My presentation at the Neighborhood Convention: In my weekly Planning Watch columns, I often debunk shady claims that housing policies have repercussions – inspired by Reaganomics – can solve LA’s housing crisis.
Nonetheless, the Department of Planning, City Council and the Los Angeles Times regularly argue that Los Angeles can remedy its myriad housing problems – sky-high rents, overcrowding, driving and homelessness. – by deregulating the city’s zoning laws and privatizing low-cost housing. These top-down giveaways to investors are meant to encourage them to build more homes in the private sector. This induced housing boom at market prices would then reduce rents through “supply and demand” and filtering. But in Los Angeles, these claims are without facts. In fact, I’ve often asked readers to identify sites where building market-priced apartments has created cheap apartments for the homeless, sky-high rents, and overcrowding. So far no one has sent me an address that has verified.
Meanwhile, back in La-La Land, the LA Times gives its opinion, “…Local zoning in too many cities severely restricts sites for denser housing, including apartments and townhouses. This is how the LA archival document recycles the ludicrous claim that homelessness is primarily the result of a housing shortage, not funding for public housing programs and a lack of money among those whose price is overpriced.
This is the same message that the LA Department of Planning presented in its interim webinars on the housing element and the community plan. While the term overzoning does not appear in these awareness materials, the concept is prevalent through the obscure term “rezoning” and its equivalents. For example, the housing element project Program 121 calls for rezoning, additional zoning capacity, and changes to the zoning code to avoid the word up-zoning.
“Program 121: The rezoning program is expected to be implemented through a number of work efforts, including updates to up to 16 community plans (four West LA plans and six SE / SW Valley plans, two Downtown plans, Boyle Heights, Hollywood, Harbor-Gateway and Wilmington), two specific plans (CASP and Slauson TNP), as well as at least one city-wide ordinance that will create additional zoning capacity through expansion of affordable housing incentive programs (see Program 48) or other zoning code changes.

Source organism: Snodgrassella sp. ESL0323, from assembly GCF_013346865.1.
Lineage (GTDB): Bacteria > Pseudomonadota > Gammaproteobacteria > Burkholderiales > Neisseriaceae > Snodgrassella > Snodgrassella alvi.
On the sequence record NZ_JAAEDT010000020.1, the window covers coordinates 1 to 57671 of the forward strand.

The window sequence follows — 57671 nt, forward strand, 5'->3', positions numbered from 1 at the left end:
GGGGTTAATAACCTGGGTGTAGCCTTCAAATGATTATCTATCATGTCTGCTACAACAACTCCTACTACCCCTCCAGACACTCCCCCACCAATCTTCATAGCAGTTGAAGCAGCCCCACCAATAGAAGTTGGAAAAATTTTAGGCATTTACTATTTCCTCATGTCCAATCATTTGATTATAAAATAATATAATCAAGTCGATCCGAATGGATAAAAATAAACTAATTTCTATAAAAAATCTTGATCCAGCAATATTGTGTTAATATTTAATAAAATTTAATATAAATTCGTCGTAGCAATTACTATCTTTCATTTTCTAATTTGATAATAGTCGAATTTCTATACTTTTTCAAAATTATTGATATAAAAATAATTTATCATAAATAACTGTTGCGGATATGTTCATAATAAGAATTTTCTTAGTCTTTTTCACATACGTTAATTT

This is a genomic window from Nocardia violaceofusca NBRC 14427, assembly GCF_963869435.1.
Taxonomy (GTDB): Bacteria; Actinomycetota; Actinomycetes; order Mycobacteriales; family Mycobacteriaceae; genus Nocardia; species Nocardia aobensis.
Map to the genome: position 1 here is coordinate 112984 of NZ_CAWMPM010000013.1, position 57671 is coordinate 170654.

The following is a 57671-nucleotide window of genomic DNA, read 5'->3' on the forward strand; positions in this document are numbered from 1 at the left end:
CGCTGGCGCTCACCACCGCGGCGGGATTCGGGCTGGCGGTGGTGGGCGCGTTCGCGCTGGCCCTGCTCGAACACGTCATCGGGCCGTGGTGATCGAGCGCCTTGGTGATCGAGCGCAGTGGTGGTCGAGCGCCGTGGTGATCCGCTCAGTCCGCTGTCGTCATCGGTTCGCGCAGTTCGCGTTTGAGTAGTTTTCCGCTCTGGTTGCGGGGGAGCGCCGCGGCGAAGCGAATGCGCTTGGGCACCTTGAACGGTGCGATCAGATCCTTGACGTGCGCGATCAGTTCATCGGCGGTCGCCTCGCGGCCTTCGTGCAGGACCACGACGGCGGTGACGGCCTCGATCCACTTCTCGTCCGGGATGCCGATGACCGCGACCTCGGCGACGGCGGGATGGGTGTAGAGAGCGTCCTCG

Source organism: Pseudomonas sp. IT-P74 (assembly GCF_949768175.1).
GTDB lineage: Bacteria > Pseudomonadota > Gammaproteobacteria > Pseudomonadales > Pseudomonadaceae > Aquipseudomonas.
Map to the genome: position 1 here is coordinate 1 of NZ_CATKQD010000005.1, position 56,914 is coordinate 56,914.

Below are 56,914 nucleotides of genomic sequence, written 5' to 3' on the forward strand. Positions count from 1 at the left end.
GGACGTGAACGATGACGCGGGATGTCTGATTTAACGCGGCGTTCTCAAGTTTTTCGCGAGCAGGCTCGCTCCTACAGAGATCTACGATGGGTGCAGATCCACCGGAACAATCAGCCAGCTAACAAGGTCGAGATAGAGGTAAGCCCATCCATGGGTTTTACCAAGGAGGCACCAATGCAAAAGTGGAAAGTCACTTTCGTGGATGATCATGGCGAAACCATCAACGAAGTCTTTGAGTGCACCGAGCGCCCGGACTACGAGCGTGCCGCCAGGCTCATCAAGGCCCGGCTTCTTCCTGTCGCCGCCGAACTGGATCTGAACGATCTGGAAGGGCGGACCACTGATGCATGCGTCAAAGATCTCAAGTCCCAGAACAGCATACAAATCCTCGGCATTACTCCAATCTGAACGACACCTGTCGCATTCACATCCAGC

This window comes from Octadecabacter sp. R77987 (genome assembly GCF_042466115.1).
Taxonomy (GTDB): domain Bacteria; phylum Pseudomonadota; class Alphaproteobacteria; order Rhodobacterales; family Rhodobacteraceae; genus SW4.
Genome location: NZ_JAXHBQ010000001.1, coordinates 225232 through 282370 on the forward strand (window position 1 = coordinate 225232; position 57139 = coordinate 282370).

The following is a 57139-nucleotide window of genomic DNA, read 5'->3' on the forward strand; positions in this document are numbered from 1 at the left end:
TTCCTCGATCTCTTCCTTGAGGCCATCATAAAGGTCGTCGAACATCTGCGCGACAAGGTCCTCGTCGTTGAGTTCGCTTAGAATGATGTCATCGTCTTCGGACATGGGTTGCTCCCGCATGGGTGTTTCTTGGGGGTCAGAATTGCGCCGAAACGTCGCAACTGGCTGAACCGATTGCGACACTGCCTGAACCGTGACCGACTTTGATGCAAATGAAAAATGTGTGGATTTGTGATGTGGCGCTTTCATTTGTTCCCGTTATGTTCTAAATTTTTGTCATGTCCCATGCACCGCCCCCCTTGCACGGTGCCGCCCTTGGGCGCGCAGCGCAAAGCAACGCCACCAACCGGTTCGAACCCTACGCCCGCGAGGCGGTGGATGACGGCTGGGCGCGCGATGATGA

Five problems: There are at least five major problems with the LA Times’ zoning (deregulation) and density bonus (privatization) solutions to the housing crisis. Together, they make the housing crisis worse, not better.
- First, single-family zoning no longer exists in Los Angeles.. Homeowners can legally build a separate lot at the market rate of 1200 square feet Accessory housing unit for the elderly (ADU) in their garden. They are self-contained second homes, and their only code constraint is the location of power lines. Homeowners can also incorporate a separate 500 square foot junior accessory housing unit into their main house and roll a small house on wheels into their backyard. Together, this means that four separate housing units are legally permitted on lots that were previously limited to one house.
- Second, Los Angeles has no shortage of zoning which automatically authorizes the apartments. In Los Angeles each commercial area and three manufacturing zones allow apartments R-3 and R-4. As a result, the construction of LA existing zoning would increase LA’s population from 3.9 to 7.2 million people. If ADUs and routine density bonus additions are then factored in, LA’s right-zoning construction population would reach 9 million people, more than double the current population. In addition, the LA Transit-oriented guidelines allow residential developers to voluntarily double the size and density of a building (FAR) and also reduce on-site parking. These density bonuses are granted through administrative (ministerial) approval by the LA Department of Planning. No owner or resident nearby ever receives a notice. As for public hearings, decision-making meetings and appeals against these projects, they no longer exist. In addition, developers can also request more height for a project, knowing that these discretionary zoning overrides will be systematically approved.